The world’s lakes are coming to a boil, reports National Geographic. Only a minute difference in global climate is already causing some major changes in big bodies of water:
In the last 25 years, the world’s largest lakes have been steadily warming, confirms the new study, some by as much as 4°F (2.2°C). In some cases that is seven times faster than air temperatures have risen over the same period.
It’s an important find, scientists say, because lake ecology can be extremely temperature-sensitive. “A small change in temperature can have quite a dramatic effect,” says study author Simon Hook, a geologist and remote sensing expert at NASA’s Jet Propulsion Laboratory (JPL) in Pasadena, California.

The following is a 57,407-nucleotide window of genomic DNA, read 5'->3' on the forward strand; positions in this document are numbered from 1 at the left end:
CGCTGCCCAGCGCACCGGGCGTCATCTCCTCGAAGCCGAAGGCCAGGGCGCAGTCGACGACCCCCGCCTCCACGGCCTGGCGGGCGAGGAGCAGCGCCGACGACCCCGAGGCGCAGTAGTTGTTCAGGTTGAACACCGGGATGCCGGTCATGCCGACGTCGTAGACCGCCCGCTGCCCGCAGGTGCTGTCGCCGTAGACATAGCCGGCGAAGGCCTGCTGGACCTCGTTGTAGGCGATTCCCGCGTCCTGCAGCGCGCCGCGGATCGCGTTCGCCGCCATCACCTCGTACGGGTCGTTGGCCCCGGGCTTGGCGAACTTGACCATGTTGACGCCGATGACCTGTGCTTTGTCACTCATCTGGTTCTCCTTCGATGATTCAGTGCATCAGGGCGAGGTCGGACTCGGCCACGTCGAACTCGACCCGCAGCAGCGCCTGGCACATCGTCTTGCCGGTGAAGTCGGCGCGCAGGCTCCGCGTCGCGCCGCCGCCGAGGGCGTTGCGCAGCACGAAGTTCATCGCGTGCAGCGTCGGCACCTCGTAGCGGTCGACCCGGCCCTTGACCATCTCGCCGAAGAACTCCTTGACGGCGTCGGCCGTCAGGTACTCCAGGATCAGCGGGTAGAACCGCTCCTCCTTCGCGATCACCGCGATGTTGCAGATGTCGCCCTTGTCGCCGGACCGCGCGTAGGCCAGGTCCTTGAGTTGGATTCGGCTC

The two scientists measured lake temperatures by digging through 25 years of stored data from satellites that had imaged the entire surface of the Earth (sometimes several times a day).
Eventually they whittled the data down to nighttime measurements of thermal infrared emissions for 104 lakes large enough so that the satellites got good readings of their water surfaces.
Schneider and Hook found that for the lakes they studied, midsummer surface temperatures have, on average, warmed at the rate of 0.81°F per decade (0.45°C)—or slightly more than 2°F (1.1°C) during the 25-year study period.
Some lakes warmed at more than twice that rate. In general, lakes in northern regions—the United States, Canada, and Europe—warmed the most quickly.
(By the way, the headline on the source article, “Global Warming Burning Lakes?” ties for best of the week with Reason’s strikingly poetic “Lavatory of the Gods?”)